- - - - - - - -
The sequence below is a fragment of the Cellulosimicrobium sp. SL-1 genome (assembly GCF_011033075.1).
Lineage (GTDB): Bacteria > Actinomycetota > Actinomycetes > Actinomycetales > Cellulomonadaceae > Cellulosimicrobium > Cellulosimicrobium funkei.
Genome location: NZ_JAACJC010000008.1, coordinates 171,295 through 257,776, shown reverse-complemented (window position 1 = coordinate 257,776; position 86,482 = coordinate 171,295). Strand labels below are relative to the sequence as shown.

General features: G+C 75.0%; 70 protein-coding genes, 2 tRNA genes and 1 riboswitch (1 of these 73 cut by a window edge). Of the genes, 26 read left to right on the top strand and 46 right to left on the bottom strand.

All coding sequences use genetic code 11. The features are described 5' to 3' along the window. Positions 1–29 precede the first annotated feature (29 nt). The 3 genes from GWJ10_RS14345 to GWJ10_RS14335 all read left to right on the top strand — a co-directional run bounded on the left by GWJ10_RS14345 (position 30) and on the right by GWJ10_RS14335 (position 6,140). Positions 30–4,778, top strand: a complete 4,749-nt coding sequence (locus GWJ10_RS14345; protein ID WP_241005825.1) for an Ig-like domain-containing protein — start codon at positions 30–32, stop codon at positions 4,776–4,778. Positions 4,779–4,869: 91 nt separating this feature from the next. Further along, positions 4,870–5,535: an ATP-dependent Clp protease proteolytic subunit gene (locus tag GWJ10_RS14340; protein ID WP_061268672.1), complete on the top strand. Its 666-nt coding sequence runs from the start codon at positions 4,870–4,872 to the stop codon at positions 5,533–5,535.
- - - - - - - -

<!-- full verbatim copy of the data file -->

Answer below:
The sequence below is a fragment of the Cellulosimicrobium sp. SL-1 genome (assembly GCF_011033075.1).
Lineage (GTDB): Bacteria > Actinomycetota > Actinomycetes > Actinomycetales > Cellulomonadaceae > Cellulosimicrobium > Cellulosimicrobium funkei.
Genome location: NZ_JAACJC010000008.1, coordinates 171,295 through 257,776, shown reverse-complemented (window position 1 = coordinate 257,776; position 86,482 = coordinate 171,295). Strand labels below are relative to the sequence as shown.

General features: G+C 75.0%; 70 protein-coding genes, 2 tRNA genes and 1 riboswitch (1 of these 73 cut by a window edge). Of the genes, 26 read left to right on the top strand and 46 right to left on the bottom strand.

All coding sequences use genetic code 11. The features are described 5' to 3' along the window. Positions 1–29 precede the first annotated feature (29 nt). The 3 genes from GWJ10_RS14345 to GWJ10_RS14335 all read left to right on the top strand — a co-directional run bounded on the left by GWJ10_RS14345 (position 30) and on the right by GWJ10_RS14335 (position 6,140). Positions 30–4,778, top strand: a complete 4,749-nt coding sequence (locus GWJ10_RS14345; protein ID WP_241005825.1) for an Ig-like domain-containing protein — start codon at positions 30–32, stop codon at positions 4,776–4,778. Positions 4,779–4,869: 91 nt separating this feature from the next. Further along, positions 4,870–5,535: an ATP-dependent Clp protease proteolytic subunit gene (locus tag GWJ10_RS14340; protein ID WP_061268672.1), complete on the top strand. Its 666-nt coding sequence runs from the start codon at positions 4,870–4,872 to the stop codon at positions 5,533–5,535.